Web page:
Sara Routhier, Managing Editor and Outreach Director, has professional experience as an educator, SEO specialist, and content marketer. She has over five years of experience in the insurance industry. As a researcher, data nerd, writer, and editor she strives to curate educational, enlightening articles that provide you with the must-know facts and best-kept secrets within the overwhelming world o...

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Joel Ohman is the CEO of a private equity-backed digital media company. He is a CERTIFIED FINANCIAL PLANNER™, author, angel investor, and serial entrepreneur who loves creating new things, whether books or businesses. He has also previously served as the founder and resident CFP® of a national insurance agency, Real Time Health Quotes. He also has an MBA from the University of South Florida. ...

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Reviewed by Joel Ohman
Founder, CFP®

UPDATED: May 16, 2012

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Ally Financial, the former financing branch of General Motors Co (GMAC), said on Monday that it will sell some of its international operations in order to repay the United States Government $12 billion it received in bailout money. In the same announcement, however, Ally claimed it “absolutely not” sell its U.S.-based auto loan lending business, according to Reuters.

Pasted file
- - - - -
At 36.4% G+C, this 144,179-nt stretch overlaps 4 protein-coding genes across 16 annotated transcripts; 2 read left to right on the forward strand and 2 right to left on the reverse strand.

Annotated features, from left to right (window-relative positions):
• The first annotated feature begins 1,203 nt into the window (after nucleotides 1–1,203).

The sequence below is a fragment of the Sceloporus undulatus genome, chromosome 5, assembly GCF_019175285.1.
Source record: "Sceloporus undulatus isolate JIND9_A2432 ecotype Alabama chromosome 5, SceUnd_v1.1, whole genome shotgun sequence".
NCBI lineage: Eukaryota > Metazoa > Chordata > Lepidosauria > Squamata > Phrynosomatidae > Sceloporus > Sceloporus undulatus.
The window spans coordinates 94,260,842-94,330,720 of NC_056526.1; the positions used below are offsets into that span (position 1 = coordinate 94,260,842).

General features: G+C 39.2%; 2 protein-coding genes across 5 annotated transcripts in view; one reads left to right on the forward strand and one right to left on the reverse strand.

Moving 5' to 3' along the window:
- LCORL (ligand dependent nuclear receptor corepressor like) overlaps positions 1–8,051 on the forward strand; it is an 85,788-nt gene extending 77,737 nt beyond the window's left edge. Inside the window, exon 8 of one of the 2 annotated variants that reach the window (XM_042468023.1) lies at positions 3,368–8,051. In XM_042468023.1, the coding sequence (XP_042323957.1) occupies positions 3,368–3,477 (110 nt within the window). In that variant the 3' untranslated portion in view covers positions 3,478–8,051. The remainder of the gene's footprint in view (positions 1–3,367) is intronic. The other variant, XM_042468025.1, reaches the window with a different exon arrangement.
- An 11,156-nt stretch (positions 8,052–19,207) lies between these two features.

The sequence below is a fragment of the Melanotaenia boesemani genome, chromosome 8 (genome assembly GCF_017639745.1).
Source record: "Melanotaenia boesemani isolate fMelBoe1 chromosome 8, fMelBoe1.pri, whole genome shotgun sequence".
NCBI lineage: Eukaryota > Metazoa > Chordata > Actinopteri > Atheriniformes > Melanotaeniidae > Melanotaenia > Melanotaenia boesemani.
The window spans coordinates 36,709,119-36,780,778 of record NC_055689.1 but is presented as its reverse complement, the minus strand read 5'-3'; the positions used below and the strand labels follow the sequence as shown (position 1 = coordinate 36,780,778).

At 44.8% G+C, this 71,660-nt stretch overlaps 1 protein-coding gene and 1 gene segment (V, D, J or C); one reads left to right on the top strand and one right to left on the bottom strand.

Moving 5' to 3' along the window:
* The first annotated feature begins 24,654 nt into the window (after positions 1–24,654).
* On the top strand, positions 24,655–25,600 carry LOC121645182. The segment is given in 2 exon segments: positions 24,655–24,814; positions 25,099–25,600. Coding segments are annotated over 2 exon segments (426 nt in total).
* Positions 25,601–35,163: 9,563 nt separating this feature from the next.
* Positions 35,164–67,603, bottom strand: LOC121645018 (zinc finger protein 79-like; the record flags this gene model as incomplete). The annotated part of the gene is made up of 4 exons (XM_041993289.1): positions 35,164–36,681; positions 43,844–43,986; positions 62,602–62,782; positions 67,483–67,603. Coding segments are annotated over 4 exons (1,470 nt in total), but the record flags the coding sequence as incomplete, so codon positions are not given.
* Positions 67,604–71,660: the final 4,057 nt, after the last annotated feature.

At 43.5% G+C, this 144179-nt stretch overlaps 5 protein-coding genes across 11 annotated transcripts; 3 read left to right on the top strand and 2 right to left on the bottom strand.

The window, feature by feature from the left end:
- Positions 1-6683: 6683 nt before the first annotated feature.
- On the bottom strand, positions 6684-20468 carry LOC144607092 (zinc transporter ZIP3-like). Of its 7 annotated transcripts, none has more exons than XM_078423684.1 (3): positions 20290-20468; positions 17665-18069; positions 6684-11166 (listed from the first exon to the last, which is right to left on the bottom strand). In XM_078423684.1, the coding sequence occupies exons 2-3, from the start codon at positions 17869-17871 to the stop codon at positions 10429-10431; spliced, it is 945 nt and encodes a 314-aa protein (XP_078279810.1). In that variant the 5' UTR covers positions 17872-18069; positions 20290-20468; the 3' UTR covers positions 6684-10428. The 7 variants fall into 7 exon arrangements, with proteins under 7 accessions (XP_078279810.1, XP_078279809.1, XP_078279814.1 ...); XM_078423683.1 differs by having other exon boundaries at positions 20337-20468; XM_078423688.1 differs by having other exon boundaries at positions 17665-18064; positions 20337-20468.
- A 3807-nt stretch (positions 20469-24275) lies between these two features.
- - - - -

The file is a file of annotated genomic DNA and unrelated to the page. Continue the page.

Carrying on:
As part of its liquidation process, Ally declared bankruptcy for its mortgage unit called Residential Capital, or ResCap. ResCap filed Chapter 11, effectively bringing all of the company’s home equity loans to a halt.

“We believe that combination of these actions is a very, very strong result for Ally and makes the prospects for the company substantially brighter,” said Michael Carpenter, Ally’s chief executive, in response to the company’s closures, according to a recent article by Market Watch.

Analysts seem to agree with Carpenter, agreeing that the selling of international businesses will leave Ally in a great position to manage their auto loan financing industry here in the United States.

“My perspective is that we’ve kind of unlocked a box and… created [options] and opportunity as a result of these steps,” said Carpenter.

To further bolster the morale of investors, Carpenter continued to say, “From a credit point of view, this is going to be as strong of a company as there is in the banking business. I don’t think there is a better credit environment than auto loans in the U.S.”

The company was rebranded from GMAC in 2009, and since that year it has assumed the name Ally Bank. Its original bailout from the United States taxpayers amounted to $17 billion. Since it received money from the government, the lender has repaid roughly one-third of the bailout.

Ally is the preferred auto loan lender of the exotic brand Maserati in North America.